• I love little penguins (Eudyptula minor) because they are the smallest species of penguins, growing to an average of only 33 cm in height and 43 cm in length. They are also called “fairy penguins” in Australia or “little blue penguins” in New Zealand. I was fortunate to have the chance to see some little penguins on Penguin Island off the coast of Perth, Western Australia, where there is a community of rescued little penguins, kept in a dedicated enclosure. It happened to also be the period when they were molting and preparing for hibernation, and they were hilarious.


Eudyptula minor, rescued penguins off the coast of Perth, Western Australia. (Photo credit: Ionela Samoila)

When did you know you wanted to pursue a career in science or an ocean science career?

  • I knew I wanted a career in science in high-school because I liked geography and the natural sciences, but also just hiking in the mountains around where I grew up, discovering interesting rocks and landscapes. As for a career in ocean science, it started with a fortunate job opportunity and after my first time on a boat on the Black Sea I knew that this is what I wanted to do.

What do you personally hope to gain or experience while on EXP383?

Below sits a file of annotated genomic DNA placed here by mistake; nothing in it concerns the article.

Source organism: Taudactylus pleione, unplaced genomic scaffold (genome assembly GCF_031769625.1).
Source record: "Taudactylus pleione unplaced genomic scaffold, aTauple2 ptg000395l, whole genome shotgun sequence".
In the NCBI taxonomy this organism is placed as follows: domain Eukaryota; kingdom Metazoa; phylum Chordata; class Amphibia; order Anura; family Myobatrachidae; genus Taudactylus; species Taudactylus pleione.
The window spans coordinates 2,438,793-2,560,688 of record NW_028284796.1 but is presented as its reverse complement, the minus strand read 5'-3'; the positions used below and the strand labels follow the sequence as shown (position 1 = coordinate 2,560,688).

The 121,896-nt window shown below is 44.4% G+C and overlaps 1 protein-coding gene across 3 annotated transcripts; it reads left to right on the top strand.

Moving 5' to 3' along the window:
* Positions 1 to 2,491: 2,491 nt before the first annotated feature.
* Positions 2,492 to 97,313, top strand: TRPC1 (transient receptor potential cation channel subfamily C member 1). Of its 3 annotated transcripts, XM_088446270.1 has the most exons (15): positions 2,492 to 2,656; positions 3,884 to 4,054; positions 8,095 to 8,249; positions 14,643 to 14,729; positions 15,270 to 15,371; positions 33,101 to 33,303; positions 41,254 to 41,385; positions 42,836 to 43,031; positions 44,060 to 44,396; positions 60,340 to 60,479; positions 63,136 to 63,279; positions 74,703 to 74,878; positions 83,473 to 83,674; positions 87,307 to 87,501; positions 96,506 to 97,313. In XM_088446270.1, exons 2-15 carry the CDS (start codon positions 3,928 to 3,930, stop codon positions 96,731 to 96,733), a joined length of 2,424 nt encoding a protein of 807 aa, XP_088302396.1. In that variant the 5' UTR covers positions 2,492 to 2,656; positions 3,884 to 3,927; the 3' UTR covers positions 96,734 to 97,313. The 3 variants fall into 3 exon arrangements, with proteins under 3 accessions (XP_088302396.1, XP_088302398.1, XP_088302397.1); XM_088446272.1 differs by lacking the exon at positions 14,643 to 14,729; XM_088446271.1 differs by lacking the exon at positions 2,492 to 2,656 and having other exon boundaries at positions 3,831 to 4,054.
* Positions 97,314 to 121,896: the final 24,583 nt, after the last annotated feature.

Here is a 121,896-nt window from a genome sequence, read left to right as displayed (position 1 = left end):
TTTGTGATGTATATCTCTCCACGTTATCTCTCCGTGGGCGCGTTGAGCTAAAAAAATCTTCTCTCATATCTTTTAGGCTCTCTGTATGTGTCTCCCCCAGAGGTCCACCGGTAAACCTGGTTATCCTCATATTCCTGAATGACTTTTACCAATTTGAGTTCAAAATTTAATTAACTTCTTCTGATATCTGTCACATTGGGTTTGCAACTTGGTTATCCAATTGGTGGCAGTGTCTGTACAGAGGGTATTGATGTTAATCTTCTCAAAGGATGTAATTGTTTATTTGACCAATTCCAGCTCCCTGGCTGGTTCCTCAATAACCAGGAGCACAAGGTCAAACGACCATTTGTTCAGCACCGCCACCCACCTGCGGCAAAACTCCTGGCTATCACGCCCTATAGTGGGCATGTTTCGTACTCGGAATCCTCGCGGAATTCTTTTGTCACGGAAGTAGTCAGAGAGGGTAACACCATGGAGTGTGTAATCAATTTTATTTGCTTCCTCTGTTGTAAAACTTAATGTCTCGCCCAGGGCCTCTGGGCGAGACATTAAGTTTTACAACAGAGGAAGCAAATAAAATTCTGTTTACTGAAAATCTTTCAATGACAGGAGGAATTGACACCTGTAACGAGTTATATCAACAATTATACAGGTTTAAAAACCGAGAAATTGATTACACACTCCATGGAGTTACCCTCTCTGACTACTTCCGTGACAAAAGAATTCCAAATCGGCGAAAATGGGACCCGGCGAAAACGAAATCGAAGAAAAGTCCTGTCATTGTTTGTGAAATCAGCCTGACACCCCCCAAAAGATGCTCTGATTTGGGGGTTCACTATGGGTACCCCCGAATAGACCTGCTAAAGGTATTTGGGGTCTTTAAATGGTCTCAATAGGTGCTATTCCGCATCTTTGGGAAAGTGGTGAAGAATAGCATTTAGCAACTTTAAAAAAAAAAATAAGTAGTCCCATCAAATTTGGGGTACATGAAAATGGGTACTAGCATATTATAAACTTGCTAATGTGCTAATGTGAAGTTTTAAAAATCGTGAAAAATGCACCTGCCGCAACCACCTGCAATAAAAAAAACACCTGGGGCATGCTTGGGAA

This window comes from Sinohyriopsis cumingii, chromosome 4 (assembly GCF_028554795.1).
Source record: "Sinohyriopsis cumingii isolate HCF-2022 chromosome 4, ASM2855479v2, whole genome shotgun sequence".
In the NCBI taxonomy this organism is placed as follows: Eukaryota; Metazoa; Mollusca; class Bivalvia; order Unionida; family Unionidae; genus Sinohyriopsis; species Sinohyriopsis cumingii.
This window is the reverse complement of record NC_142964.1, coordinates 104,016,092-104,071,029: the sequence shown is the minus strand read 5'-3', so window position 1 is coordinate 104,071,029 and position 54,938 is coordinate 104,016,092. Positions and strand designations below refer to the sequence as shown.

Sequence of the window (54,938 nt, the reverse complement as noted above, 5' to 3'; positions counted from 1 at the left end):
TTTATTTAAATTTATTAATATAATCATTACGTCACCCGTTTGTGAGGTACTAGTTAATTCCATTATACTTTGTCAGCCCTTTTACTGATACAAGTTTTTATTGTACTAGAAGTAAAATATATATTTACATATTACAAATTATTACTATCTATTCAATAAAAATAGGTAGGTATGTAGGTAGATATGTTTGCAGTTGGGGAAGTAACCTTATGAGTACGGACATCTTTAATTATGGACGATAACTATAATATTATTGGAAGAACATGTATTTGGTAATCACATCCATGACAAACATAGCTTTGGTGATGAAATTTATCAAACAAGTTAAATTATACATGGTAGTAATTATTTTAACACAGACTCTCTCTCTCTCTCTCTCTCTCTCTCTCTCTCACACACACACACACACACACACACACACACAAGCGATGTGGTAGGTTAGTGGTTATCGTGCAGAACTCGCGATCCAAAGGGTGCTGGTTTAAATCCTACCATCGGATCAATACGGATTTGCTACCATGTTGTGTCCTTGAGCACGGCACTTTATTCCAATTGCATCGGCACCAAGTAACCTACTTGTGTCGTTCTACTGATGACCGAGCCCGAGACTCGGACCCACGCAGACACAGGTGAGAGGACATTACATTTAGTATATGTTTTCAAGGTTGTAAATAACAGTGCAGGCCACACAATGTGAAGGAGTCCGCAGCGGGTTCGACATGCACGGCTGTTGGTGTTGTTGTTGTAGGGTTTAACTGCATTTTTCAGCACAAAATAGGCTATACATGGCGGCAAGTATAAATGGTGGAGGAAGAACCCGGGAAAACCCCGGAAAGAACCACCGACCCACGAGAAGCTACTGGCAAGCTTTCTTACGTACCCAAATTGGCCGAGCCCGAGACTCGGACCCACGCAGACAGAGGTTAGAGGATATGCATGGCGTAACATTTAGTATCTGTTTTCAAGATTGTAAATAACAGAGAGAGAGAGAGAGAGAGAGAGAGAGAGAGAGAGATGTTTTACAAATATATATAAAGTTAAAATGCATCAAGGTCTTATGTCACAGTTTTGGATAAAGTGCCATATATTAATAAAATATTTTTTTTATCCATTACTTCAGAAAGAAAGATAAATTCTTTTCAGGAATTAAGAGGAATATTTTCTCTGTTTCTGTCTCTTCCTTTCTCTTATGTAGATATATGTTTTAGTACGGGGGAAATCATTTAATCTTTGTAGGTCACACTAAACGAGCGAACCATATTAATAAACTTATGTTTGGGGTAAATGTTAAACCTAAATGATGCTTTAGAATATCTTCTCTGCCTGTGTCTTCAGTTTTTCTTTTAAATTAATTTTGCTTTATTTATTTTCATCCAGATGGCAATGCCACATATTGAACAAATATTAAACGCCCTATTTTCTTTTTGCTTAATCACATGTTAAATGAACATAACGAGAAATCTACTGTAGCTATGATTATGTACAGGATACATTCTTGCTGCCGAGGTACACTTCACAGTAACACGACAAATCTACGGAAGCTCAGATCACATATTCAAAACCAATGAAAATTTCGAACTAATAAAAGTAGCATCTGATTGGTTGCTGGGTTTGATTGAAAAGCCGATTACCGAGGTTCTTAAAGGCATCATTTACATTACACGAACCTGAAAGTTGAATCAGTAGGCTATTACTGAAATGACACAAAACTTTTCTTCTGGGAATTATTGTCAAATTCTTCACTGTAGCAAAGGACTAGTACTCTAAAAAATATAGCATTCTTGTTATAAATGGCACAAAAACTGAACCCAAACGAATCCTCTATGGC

• I hope to meet new interesting people and hear their stories about previous experiences – both on boats and from their careers and homes.
  • I am looking forward to learn how things work on a drilling boat. I am also excited to learn more about the equipment used on the JOIDES and what type of information it can offer in researching the past of our planet.

What message do you have for anyone considering a career at sea or a career involving the ocean sciences?

  • It might seem difficult to be stuck on a boat for long periods of time and be isolated from land, but if you really like what you are doing and who you are with, time will fly by without you noticing.

What do you do back home when not on the JR?

  • I moved to the United States one year ago and am excited to discover more about my ‘new home’ in Colorado.